From July 2014 employees will have wider flexible working rights i.e. An employee with half a year’s service can make a flexible working request. You can do this for any reason – it’s no longer tied to childcare responsibilities.
The old, strict rules have not gone away. There is still a box-ticking exercise for both parties in order to stay within the law. But employers now have a duty to deal with the request in a reasonable manner. Acas has published a draft code of practice for employers, which includes case-studies.
Our view is that as long as employers follow the rules, they can reject a request that would damage the business, without incurring a tribunal risk.
But introducing home-working and other types of flexible working helps to retain good staff. It also shows that your workplace practices do not disadvantage those with disabilities and childcare responsibilities,. Wider flexible working rights can help to protect you from discrimination claims.Read More
At Hatton James, we act for both employees and employers.
We find employees often have a whistle-blowing angle because it is hard for an employer to follow every law perfectly; employees who are unhappy enough to bring a claim are often the same ones who complain about unlawful things in the workplace.
As to the employment tribunal awards, a whistle-blowing angle removes the limit of a year’s salary on an unfair dismissal claim and can bring its own compensation for unfavourable treatment after the whistle was blown. Sometimes, an employer feels they have to treat a whistle-blower with kid gloves for fear of these penalties. So it was interesting to read about the Rolls Royce employee who repeatedly raised engine design problems with superiors, refusing to accept internal reports finding that he was wrong. He said this was a conspiracy which went right to the top of the company.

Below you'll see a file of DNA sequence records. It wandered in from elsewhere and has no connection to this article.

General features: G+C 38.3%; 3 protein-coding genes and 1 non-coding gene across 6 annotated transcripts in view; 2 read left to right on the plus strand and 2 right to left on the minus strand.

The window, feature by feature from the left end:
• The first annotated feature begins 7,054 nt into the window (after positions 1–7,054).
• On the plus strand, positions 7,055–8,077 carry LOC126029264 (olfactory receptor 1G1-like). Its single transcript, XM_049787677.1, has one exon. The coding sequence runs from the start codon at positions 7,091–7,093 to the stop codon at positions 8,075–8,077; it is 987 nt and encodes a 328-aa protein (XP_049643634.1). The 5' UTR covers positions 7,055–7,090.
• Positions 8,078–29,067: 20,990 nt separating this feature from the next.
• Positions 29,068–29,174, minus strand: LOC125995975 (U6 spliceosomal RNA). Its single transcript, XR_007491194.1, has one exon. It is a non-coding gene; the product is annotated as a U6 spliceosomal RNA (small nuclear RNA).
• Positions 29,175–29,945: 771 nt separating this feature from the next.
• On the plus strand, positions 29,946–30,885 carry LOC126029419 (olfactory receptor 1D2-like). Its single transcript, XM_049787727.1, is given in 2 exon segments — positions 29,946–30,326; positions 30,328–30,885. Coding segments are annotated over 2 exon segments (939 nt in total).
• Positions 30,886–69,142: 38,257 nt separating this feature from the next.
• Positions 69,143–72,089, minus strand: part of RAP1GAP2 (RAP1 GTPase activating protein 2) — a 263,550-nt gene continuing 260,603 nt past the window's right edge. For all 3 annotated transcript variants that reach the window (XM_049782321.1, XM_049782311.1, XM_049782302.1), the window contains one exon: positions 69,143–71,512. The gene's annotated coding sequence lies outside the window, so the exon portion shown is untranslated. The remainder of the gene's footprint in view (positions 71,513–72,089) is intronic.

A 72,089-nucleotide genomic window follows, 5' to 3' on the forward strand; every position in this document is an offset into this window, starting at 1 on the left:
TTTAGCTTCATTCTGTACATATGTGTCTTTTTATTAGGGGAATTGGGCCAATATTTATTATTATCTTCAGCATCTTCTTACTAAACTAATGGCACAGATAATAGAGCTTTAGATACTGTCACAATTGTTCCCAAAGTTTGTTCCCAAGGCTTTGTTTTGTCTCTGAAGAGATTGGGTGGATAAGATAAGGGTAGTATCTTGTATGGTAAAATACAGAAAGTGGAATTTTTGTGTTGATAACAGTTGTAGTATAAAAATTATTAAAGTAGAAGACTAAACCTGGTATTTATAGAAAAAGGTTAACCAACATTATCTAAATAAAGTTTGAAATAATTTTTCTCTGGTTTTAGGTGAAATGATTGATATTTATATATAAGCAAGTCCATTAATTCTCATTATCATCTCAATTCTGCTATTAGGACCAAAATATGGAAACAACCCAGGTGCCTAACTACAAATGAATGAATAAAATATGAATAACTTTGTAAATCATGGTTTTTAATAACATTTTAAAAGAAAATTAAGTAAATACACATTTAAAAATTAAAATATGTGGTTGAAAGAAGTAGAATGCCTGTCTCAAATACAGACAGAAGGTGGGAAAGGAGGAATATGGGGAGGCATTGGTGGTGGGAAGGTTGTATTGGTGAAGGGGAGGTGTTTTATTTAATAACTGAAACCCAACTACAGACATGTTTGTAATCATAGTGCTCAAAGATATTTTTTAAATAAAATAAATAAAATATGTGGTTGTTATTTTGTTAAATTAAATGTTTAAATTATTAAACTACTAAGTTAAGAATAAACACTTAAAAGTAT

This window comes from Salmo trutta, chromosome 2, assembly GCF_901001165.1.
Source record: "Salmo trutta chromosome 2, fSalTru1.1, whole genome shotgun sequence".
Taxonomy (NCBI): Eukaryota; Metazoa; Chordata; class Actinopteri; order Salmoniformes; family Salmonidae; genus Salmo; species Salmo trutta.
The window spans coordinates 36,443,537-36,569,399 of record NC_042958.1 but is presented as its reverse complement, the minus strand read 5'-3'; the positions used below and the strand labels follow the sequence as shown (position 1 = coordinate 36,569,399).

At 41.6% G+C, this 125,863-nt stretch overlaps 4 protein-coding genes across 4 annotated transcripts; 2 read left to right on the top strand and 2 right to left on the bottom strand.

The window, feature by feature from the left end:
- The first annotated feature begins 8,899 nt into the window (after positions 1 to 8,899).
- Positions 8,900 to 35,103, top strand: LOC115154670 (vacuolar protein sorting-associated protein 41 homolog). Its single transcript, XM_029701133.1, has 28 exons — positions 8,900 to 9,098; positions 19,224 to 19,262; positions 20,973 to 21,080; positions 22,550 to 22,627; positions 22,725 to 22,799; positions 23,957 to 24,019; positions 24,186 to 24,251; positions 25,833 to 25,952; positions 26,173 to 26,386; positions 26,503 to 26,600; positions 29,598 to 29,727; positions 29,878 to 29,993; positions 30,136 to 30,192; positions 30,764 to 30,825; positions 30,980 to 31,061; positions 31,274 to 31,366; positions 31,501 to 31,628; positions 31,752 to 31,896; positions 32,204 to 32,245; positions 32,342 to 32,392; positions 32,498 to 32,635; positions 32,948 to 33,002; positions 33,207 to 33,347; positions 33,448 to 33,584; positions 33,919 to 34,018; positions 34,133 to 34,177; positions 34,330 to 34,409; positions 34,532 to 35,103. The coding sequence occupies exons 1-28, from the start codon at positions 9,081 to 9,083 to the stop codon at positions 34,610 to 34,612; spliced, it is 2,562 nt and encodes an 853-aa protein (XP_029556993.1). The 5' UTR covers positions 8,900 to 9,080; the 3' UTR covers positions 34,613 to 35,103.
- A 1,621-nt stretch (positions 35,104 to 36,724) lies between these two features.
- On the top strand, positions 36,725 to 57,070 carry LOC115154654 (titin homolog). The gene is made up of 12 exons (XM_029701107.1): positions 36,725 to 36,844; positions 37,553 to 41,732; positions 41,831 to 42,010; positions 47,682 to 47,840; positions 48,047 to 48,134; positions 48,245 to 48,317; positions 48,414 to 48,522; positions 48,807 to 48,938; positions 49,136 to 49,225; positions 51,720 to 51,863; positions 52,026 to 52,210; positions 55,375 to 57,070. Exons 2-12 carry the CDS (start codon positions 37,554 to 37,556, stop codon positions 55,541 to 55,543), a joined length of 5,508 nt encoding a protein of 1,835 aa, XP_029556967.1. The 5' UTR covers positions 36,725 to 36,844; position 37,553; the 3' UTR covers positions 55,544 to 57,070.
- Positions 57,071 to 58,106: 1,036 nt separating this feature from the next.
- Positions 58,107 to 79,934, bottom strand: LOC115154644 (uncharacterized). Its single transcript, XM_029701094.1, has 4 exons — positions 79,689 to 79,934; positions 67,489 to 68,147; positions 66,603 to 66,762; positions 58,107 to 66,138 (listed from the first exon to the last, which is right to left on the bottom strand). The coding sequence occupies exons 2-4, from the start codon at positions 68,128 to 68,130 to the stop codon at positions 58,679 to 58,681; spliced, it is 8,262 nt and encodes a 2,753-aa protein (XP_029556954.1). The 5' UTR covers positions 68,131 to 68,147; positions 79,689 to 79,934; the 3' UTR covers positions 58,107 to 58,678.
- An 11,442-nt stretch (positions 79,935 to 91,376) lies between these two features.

The employer won, but this was only a tribunal decision, so it doesn’t set any precedent.
It does highlight how complex the law can be in this area. In the closely-related field of victimisation (dismissal, say, after a complaint of discrimination), there is confusion, as shown by the separate stories of Ms Martin and Mr Woodhouse.
They were different cases where employees repeatedly complained of discrimination and were eventually sacked after many many grievances (eight in her case, ten in his), appeals and (in the case of Mr Woodhouse) seven tribunal claims brought whilst still an employee(!).
In both cases the employers finally had enough of the unsubstantiated complaints, sacked them, and faced victimisation claims and employment tribunal awards.
Ms Martin (from London) lost her case at the EAT, while Leeds-based Mr Woodhouse won his. There was no truth in either employee’s complaints but the difference was that she was obsessive and fixated because she was mentally ill; he was just obsessive and fixated. This meant she was found to have been dismissed because of a personal characteristic (not victimisation), while he was dismissed because of his repeated unsubstantiated complaints (victimisation).
And to think the employment tribunals were originally supposed to be free from legal technicalities…Read More